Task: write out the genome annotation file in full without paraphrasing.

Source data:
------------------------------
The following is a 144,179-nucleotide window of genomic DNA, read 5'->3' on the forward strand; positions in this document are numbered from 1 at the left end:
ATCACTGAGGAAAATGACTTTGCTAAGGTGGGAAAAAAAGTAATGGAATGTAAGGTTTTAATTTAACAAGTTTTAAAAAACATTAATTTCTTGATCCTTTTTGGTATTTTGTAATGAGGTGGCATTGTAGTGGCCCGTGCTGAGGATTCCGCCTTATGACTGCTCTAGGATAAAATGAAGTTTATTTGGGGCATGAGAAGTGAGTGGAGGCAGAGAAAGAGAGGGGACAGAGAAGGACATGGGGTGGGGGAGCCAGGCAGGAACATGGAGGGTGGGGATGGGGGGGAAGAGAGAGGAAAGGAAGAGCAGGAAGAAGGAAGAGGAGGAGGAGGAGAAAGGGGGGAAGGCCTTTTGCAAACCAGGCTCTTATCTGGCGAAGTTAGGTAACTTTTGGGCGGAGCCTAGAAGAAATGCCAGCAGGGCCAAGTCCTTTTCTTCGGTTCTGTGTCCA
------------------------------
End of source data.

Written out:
The following is a 144,179-nucleotide window of genomic DNA, read 5'->3' on the forward strand; positions in this document are numbered from 1 at the left end:
ATCACTGAGGAAAATGACTTTGCTAAGGTGGGAAAAAAAGTAATGGAATGTAAGGTTTTAATTTAACAAGTTTTAAAAAACATTAATTTCTTGATCCTTTTTGGTATTTTGTAATGAGGTGGCATTGTAGTGGCCCGTGCTGAGGATTCCGCCTTATGACTGCTCTAGGATAAAATGAAGTTTATTTGGGGCATGAGAAGTGAGTGGAGGCAGAGAAAGAGAGGGGACAGAGAAGGACATGGGGTGGGGGAGCCAGGCAGGAACATGGAGGGTGGGGATGGGGGGGAAGAGAGAGGAAAGGAAGAGCAGGAAGAAGGAAGAGGAGGAGGAGGAGAAAGGGGGGAAGGCCTTTTGCAAACCAGGCTCTTATCTGGCGAAGTTAGGTAACTTTTGGGCGGAGCCTAGAAGAAATGCCAGCAGGGCCAAGTCCTTTTCTTCGGTTCTGTGTCCA